The NFL Needs A Strong Response To President Donald Trump. Don't Expect One.

I probably should have left after their 1-15 season. If not then, one year of Jeff Fisher should’ve been enough to give me permission to leave Rams fandom behind for good. A football team is a hard thing to walk away from — a person’s identity is wrapped up in fandom. You’re part of a group of people coming together to celebrate, or commiserate in this case, and you’ve been conditioned into over years.

That’s a hard thing to leave behind. It finally took years of deceit from the team’s owner, relocation, and that special brand of 7-9 bullshit (and the hubris that went with it) before I finally decided that enough was enough.

And that was just me swearing off the Rams. It’s another thing entirely to swear off the entire NFL.

With a few lines of coded racism and a string of angry tweets, the president of the United States got the bulk of the 37 percent or so of voters who still support him to do just that — to walk away from the NFL. A man who said he wanted to bring the country together has made professional football, America’s most popular sport, one of the most divisive brands in the country.

According to a new report, only four media companies — and Trump Hotels — are more polarizing than the NFL.

The report, done by the New York Times and polling from Morning Consult, revealed that well over 60 percent of people who voted for Trump now have an unfavorable view of the NFL. That’s up from just over 20 percent of them at the end of September.

Trump blew his golden dog whistle and sent people stampeding away from football.

And it didn’t matter how the NFL bent over backwards to try and play both sides in this whole thing. Trump found a target, and it didn’t matter to his supporters if the NFL stood or kneeled or kneeled then stood or anything at all. They wanted blood.

Look at how clumsy this whole thing has been from the league. Whenever controversy finds the NFL, or when the NFL makes one for itself, chaos ensues. The league puts a finger into the air to gauge public sentiment and blindly fumbles around for the right response.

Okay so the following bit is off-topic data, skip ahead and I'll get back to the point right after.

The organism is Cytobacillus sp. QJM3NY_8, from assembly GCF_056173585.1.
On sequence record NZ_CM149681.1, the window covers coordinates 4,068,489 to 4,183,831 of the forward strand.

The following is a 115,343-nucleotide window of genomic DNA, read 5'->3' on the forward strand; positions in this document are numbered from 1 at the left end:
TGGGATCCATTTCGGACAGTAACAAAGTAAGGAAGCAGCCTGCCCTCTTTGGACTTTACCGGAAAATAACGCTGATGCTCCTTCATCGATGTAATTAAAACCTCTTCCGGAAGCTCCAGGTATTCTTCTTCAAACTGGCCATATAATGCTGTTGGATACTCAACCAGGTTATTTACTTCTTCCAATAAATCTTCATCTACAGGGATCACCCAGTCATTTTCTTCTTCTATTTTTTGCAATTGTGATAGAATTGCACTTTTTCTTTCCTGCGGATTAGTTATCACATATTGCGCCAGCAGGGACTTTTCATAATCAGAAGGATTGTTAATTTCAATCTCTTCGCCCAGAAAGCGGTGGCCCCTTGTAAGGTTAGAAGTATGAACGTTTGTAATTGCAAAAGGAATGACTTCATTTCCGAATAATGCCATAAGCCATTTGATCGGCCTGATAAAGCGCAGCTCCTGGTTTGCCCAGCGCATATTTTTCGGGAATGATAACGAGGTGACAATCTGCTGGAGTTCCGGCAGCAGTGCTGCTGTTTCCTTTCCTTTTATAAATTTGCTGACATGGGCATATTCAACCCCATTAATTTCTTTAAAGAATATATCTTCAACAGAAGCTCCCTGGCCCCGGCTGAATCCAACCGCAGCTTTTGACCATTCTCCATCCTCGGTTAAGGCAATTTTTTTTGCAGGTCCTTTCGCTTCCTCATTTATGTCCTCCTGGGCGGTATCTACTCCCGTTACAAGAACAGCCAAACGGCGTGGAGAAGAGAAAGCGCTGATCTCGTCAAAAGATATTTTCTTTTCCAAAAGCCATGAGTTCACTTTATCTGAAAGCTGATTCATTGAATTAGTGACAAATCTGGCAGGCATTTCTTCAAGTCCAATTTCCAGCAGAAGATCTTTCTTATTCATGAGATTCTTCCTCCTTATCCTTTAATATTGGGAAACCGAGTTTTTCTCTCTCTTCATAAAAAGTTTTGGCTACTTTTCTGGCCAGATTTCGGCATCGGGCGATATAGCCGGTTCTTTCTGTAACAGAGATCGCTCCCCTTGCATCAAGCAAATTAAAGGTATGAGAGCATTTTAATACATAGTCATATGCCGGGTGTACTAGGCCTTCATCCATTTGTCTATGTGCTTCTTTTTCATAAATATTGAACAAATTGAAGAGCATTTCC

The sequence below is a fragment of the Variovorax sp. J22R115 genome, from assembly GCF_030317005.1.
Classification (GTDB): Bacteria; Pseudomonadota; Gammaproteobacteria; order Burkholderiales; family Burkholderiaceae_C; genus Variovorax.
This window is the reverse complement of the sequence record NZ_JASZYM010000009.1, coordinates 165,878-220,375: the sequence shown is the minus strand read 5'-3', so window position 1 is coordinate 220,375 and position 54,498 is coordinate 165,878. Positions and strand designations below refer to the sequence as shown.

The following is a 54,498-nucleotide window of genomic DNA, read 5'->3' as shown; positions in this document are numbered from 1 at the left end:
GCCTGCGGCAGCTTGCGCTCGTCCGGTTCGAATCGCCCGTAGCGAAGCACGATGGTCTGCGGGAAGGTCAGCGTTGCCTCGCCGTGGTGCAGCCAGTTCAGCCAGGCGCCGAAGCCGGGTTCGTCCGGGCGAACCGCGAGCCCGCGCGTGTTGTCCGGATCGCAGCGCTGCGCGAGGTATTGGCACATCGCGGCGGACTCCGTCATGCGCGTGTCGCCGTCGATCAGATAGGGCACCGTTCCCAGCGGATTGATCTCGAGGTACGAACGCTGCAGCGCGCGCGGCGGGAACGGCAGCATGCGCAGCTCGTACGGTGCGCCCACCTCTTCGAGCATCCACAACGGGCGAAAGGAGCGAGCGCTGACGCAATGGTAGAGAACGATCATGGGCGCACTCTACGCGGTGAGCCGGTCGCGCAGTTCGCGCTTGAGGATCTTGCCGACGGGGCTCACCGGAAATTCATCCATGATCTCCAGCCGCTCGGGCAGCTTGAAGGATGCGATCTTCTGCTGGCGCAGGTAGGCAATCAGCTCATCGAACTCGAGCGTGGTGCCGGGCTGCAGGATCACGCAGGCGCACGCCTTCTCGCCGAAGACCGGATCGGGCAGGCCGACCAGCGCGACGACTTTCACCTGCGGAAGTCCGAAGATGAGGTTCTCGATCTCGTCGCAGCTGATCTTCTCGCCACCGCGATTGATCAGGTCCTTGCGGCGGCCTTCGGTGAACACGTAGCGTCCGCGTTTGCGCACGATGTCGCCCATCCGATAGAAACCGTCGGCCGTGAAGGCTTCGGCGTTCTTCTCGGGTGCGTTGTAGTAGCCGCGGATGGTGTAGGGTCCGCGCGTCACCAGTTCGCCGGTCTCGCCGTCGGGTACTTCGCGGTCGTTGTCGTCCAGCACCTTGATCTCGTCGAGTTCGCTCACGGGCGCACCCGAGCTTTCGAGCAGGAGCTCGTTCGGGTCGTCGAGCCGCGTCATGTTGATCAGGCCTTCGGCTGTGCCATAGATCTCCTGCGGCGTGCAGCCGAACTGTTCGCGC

The league has had one concern from the moment Colin Kaepernick’s protest of police brutality and inequality started: the overall impact on its bottom line. When the president made the NFL a new front in the divisive politics of the culture war, it sent team owners into a panic.

You saw that in the “unity” displays the Sunday after Trump’s “son of a bitch” comment. ESPN’s story about the owner committee meetings and then again with players the week after that painted the picture of a league that didn’t know what to do in the wake of Trump’s attack.

And then you have the situation in Dallas. Jerry Jones and the Cowboys made a big deal out of their “unity” display during a Monday night game against the Cardinals, with Jones staring right at the camera as the team kneeled BEFORE the national anthem. They got booed anyway. This week, Jones, who spoke with Trump after that, made his comment threatening players who “disrespect the flag.

Earlier this week, news leaked that the NFL would consider a rule that required players to stand for the national anthem. When that news was met with an approving tweet from a president desperate for a win, the league pushed back, suggesting that such a rule change might not be in the offing after all. The league just wanted to have a “discussion” of the issues at its owners meeting next week.

Whatever the league outwardly says it plans to do, all signs right now point to NFL owners eventually deciding to make players stand, opening up big problems on the legal front, creating a situation that the NFLPA will not let go unchallenged. That will draw out the issue even further, giving the MAGA crowd a limitless supply of ammunition to fight on this front of its culture war.

Along with that, the NFL sounds like it’s going to offer some kind of compromise, some tacit acknowledgement of the social issues — league owners and Roger Goodell noticeably don’t directly refer to police brutality or racial inequality — either with a window of time and/or a financial commitment to various causes.

Even the attempt to smother the issue with a weak compromise that like will still leave the right inflamed when players are still talking about racism and injustice.


You can be sure that the data revealed by the New York Times hasn’t gone unnoticed in the league office. The NFL obsesses over any threat, real or perceived, to its bottom line.

Hopefully, they read it all the way through. The data reveals that a rapid change in customer approval like the one the NFL is experiencing can be fleeting.

Remember when United Airlines violently dragged the guy off one of its planes because they needed the seat for a United employee? Almost everyone, whatever their party affiliation, had a negative view of the company after that. Six months later, United’s approval rating is just about what it was before the incident.

It takes years of conditioning to completely quit on a brand. And as the Rams have proven, it’s even harder to just suddenly stop being a fan.

All the NFL has to do here is not overreach. Don’t screw up by making a panicked move under toothless presidential pressure that will end up pissing even more people off and giving fans more reason to disapprove of the product.

Unfortunately, screwing up in the face of major controversies is very on brand for the NFL.

Source : https://www.sbnation.com/2017/10/12/16463806/nfl-player-protests-national-anthem-donald-trump-response

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